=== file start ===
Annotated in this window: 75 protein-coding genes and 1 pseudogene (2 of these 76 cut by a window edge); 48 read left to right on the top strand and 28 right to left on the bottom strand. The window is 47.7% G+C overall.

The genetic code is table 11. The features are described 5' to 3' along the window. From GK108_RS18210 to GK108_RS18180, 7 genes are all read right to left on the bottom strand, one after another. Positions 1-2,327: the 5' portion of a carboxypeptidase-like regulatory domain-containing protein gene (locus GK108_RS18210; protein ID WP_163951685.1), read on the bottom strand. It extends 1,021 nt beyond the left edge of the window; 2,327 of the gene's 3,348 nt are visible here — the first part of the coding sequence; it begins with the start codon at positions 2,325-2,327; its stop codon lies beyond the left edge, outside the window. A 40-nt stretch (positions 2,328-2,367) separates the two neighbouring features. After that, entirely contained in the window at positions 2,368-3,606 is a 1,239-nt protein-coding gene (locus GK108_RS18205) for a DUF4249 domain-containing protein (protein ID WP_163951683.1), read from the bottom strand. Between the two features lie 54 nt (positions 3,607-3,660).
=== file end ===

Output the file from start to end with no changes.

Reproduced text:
Annotated in this window: 75 protein-coding genes and 1 pseudogene (2 of these 76 cut by a window edge); 48 read left to right on the top strand and 28 right to left on the bottom strand. The window is 47.7% G+C overall.

The genetic code is table 11. The features are described 5' to 3' along the window. From GK108_RS18210 to GK108_RS18180, 7 genes are all read right to left on the bottom strand, one after another. Positions 1-2,327: the 5' portion of a carboxypeptidase-like regulatory domain-containing protein gene (locus GK108_RS18210; protein ID WP_163951685.1), read on the bottom strand. It extends 1,021 nt beyond the left edge of the window; 2,327 of the gene's 3,348 nt are visible here — the first part of the coding sequence; it begins with the start codon at positions 2,325-2,327; its stop codon lies beyond the left edge, outside the window. A 40-nt stretch (positions 2,328-2,367) separates the two neighbouring features. After that, entirely contained in the window at positions 2,368-3,606 is a 1,239-nt protein-coding gene (locus GK108_RS18205) for a DUF4249 domain-containing protein (protein ID WP_163951683.1), read from the bottom strand. Between the two features lie 54 nt (positions 3,607-3,660).